I didn’t completely calm down about it until I saw Desmond Tutu on the Daily Show. I can’t imagine why that seven-minute clip is NOWHERE to be found on the internet. It was extremely moving and heartwarming. (Actually, it must have been a rerun or something, because October of ’04 doesn’t jibe with the timeline my faulty memory is supplying.) At any rate, when Jon Stewart asked Bishop Desmond Tutu if the rest of the world thought we were idiots and wanted to bomb us, he said that the rest of the world is puzzled about our choices in government, but mainly judges the American people on their actions. Whenever anyone has a crisis anywhere in the world, Americans dig into their pockets and send money, they volunteer to help and send food and clothing to those in need. So no, they don’t hate us. They’re just puzzled.

So anyway, after all these digressions, we went and saw Barack Obama last night at a high school in Dublin. I really love that man. He gives me hope, and will reestablish us as a role model for other countries instead of a corrupt power to be feared. If not, if for some reason more of us go for “Bush Lite,” well, I guess the rest of the world will once again scratch their heads in puzzlement.

And if that happens, I will once again answer my phone “Planet Earth.”

Well, exactly a week ago, I was sitting in the playshop tent at the All Good Festival deciding whether I was ready to hike back to the RV. I was supposed to be teaching a Kundalini yoga class, but a morning rain combined with a four a.m. ending of the Dark Star Orchestra set the night before saw a lot of people thinking more about packing for the trip home than hiking back up to the village to do yoga in the steamy heat. I was happy with that situation. Cabana Boy and I had gotten back to our RV to the accompaniment of birdsong, so just showing up at the playshop tent at noon was about all I had left in me. It was a pretty good deal for me, teaching one yoga class and showing up to teach a second one in exchange for a free weekend pass plus early entry. Come to think of it, that was nearly $200 bucks for an hour and a half of actual work. Nice!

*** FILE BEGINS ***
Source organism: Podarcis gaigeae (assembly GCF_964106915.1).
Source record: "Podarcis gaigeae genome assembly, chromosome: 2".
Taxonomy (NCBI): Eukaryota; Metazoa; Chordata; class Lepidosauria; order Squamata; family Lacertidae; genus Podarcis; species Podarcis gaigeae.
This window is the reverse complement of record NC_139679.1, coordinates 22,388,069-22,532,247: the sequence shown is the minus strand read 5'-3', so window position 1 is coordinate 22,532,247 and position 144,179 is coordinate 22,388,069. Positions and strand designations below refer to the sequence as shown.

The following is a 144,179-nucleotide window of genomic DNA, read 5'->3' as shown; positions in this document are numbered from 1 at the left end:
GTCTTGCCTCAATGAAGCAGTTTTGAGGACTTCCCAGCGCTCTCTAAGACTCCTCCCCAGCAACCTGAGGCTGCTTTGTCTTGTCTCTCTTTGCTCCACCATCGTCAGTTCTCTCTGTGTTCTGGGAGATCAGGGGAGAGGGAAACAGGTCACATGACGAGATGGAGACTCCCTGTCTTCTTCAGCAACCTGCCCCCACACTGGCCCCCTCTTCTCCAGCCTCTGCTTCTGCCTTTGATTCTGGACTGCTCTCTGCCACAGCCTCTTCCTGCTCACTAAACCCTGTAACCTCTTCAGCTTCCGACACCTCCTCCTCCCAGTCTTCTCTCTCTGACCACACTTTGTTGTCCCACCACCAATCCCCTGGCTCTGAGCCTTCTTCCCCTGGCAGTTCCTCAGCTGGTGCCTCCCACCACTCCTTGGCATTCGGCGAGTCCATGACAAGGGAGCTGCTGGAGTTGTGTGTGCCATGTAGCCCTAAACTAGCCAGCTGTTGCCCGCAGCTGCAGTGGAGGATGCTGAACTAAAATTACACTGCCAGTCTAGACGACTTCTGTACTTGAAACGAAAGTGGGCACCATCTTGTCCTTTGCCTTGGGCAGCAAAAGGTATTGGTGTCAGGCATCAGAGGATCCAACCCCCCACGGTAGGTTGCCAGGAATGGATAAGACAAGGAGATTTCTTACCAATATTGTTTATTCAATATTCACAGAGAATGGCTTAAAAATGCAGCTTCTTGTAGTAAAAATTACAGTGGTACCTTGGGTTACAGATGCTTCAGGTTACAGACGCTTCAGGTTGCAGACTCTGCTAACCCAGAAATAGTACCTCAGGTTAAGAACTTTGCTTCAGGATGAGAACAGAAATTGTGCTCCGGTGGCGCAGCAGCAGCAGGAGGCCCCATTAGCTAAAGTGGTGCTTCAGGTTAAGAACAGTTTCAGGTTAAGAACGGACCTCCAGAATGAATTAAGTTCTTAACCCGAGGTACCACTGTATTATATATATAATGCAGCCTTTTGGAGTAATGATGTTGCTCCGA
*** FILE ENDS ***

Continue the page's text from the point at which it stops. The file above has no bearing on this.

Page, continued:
This year, Keller Williams was my favorite show. Instead of doing his usual one man show using looping, he plays with a different band every year at the All Good. Last year we got to hear bluegrass Keller, which was fun, and this year it was more of a rock band Keller, which was a blast. We have one of his DVDs, Sight, and he’s just such a likeable dude that he could do just about anything and we’d love him.

We usually discover some new band there, and this year was no exception. The most interesting band we saw had to be All Mighty Senators. They played on the Magic Hat stage, which is the thing that makes the All Good so much better than the bigger festivals. More on that later. The thing about All Mighty Senators, aside from musical talent, was that they were so much FUN! Their lead singer drew the audience into their groove, and was totally into the All Good spirit of things with his fuschia silk pajamas, huge white-framed sunglasses, black fedora, and at the end, showed us he was ready for the pajama party by shrugging into his Sponge Bob back pack. I have no idea what songs they did, but they were all fun and drew people in. A lot of us were just hanging out after the Grace Potter & the Nocturnals show, and some were waiting for Medeski Scofield Martin & Wood, but I think all of us had a good time.

Grace Potter was strong and soulful, as usual, but this time she showed her temper too. She was in the middle of pouring her heart out into an a capella song when a stage tech on the Magic Hat stage decided to do a sound check on the drums that went on and on and ON, to the point that half the audience was looking over there, distracted. Grace sang louder and harder, but still the drums kept on, and not even in rhythm with what she was doing. She finally punctuated her song with a mighty hurl of her tambourine in the general direction of the Magic Hat stage that had the audience roaring in support. Someone must have stopped the clueless stage tech at that point, but Grace stayed angry (naturally) through the end of the song, which was Nothing But the Water. She apparently hadn’t gotten past it yet though, because she had her whole band join their drummer in “our own drum solo.” That was kinda fun, but she never did seem to let it go, which is what the All Good Festival is all about. Anger really has no place there, which is why we love it so much.

Peace, love, and hippie stuff.

Well, I could write for a week about the All Good, but I’ve got a bored daughter with no one to play with, so I’m going to play. To be continued…